In early January, 2000, Mark went on a three-day hunting trip. The night he got back, Mark went to his extra job at a bar, and his wife came in, all excited.
“Guess what, baby,” Patti said, according to Mark. “I went and bought us a house.”
Mark says that Patti told him she had put a large down payment on a manufactured home, and she would make the mortgage payments. “I was stunned,” he says. “I told her, ‘that’s great.'”
They installed a water line—at a cost of $1,100, which Patti paid—and had the house delivered. By the end of January, 2000, they were in their new home. Patti’s son from a previous marriage lived with them, and Mark’s daughter from a previous marriage visited on alternate weekends.
Five weeks later, Mark received an urgent letter from the mortgage company about a past due balance. When he called, Mark learned that Patti had forged his signature on the contract for the house, and hadn’t made the first payment.
Patti Milazzo signs notarized statement
According to Mark, Patti admitted forging his signature on the mortgage, pleading that she was in financial trouble but couldn’t bear to tell him. She wasn’t making the payments on the house—or on credit cards that Mark knew nothing about.
Angry, Mark demanded that Patti sign a notarized statement admitting the forgery. She wrote and signed the following statement:
“I Patti Milazzo signed (forged) my husband’s name (Mark Milazzo) and both our initials to a loan for our house purchased from Sunset Homes in Pelham. He was out of town on a hunting trip at the time. I told him I bought us a house, and did tell him I signed his name, but did not lead him to believe he was liable for the loan. I thought he was going to sell the property and leave me and I love him so much I did this to get us out of the apartment we were in and put us on the property he had. I told him our house pmnt was in the $400 range, for 15 years, when it is $556 for 30 years. I neglected to make our most recent pmnt and my husband received a letter in his name indicating such and that there was a late fee of $5. I also kept the contract for our house at my job and kept it there and did not show it to my husband. I have deceived my husband willfully and knowingly on this matter.”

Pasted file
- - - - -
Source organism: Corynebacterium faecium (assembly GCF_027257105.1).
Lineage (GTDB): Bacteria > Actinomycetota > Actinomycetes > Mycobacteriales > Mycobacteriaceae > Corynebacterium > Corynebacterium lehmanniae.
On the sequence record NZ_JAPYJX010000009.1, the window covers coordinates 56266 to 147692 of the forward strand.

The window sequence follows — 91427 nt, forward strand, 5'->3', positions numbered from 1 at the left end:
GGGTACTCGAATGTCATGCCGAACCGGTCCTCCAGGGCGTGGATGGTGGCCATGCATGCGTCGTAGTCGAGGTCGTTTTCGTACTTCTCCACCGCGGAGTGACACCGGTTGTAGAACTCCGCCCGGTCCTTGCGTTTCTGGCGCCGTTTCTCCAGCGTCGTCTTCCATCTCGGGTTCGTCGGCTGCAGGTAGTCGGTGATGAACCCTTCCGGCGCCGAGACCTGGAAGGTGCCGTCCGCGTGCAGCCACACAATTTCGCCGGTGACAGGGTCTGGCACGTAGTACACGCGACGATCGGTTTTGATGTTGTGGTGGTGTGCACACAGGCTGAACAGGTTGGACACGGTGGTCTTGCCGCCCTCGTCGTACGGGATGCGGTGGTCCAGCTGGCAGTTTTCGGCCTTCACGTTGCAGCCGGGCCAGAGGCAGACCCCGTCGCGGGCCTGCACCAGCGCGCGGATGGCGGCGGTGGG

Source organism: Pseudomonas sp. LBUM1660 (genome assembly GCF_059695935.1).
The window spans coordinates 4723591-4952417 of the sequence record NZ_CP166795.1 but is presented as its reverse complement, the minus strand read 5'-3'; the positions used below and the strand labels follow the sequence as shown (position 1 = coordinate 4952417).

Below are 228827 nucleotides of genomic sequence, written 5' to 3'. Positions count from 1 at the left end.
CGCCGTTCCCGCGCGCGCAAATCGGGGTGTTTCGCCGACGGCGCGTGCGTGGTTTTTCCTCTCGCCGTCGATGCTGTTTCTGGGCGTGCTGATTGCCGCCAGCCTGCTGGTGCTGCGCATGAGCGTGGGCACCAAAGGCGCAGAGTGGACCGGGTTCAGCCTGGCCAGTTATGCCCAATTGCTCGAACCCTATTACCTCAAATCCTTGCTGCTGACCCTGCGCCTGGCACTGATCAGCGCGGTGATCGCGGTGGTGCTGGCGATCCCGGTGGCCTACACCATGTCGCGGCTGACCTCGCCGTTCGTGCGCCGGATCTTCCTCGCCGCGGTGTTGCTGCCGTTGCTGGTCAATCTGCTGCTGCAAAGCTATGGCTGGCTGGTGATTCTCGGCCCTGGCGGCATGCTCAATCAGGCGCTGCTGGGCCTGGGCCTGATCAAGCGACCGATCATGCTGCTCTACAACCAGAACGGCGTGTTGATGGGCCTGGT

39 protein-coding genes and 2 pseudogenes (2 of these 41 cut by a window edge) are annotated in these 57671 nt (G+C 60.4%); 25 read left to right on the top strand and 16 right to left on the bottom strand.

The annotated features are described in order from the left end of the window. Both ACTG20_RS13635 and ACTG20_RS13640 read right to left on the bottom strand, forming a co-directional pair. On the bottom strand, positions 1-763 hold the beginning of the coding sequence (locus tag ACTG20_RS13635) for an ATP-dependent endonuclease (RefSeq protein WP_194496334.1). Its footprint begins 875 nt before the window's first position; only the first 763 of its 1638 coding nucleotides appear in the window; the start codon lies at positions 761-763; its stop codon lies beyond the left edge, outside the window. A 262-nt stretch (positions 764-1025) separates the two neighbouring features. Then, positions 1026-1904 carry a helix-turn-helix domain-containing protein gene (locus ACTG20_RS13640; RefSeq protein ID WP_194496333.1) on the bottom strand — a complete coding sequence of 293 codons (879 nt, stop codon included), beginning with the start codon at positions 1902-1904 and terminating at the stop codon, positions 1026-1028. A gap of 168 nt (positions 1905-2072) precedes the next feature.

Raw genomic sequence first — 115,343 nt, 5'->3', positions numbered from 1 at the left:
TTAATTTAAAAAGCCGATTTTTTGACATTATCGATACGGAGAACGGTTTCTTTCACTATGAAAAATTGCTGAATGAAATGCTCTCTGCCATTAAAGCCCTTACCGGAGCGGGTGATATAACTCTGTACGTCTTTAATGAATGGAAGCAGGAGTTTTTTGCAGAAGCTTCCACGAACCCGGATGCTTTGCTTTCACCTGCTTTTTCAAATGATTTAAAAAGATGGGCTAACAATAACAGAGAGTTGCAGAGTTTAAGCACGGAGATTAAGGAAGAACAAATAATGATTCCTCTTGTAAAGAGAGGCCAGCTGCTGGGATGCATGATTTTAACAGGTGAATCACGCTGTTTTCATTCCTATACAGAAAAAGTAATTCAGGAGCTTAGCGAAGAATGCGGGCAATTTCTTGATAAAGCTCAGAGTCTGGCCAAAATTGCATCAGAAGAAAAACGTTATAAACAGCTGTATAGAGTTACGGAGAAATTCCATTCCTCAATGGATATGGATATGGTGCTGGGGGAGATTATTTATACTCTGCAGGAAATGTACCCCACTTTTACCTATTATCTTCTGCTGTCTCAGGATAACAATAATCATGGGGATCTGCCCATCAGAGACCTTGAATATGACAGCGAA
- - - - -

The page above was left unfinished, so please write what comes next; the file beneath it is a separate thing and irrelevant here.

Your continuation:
Mark filed a police report about the incident. Then Mark filed for divorce. But he says that Patti pleaded again, writing him a letter that asked for one last chance. “My head was telling me to get out, but she would always play on my heart,” Mark said.
Throughout their relationship, Patti lavished Mark with what he thought was affection. “She did all sorts of little nice things for me that made me feel cared about,” he says. “She gave me love letters and cards daily that rivaled anything Hallmark could write.” On one card, entitled “Once in a Lifetime,” she added this note:
This card says so much about how I feel about you. I love you more than anything & you are truly the most important person in my life. (now & forever) you are my world, my everything .my love.my best friend.my obsession. I will always love you!!!
So after more tears, Mark stopped the divorce proceedings. He also took money out of his savings to rescue Patti from her debts.
A few months later, they got a letter from the IRS. Patti had been claiming her son as a tax deduction, which she was not eligible to do. Back taxes, penalties and interest cost Mark another $6,000.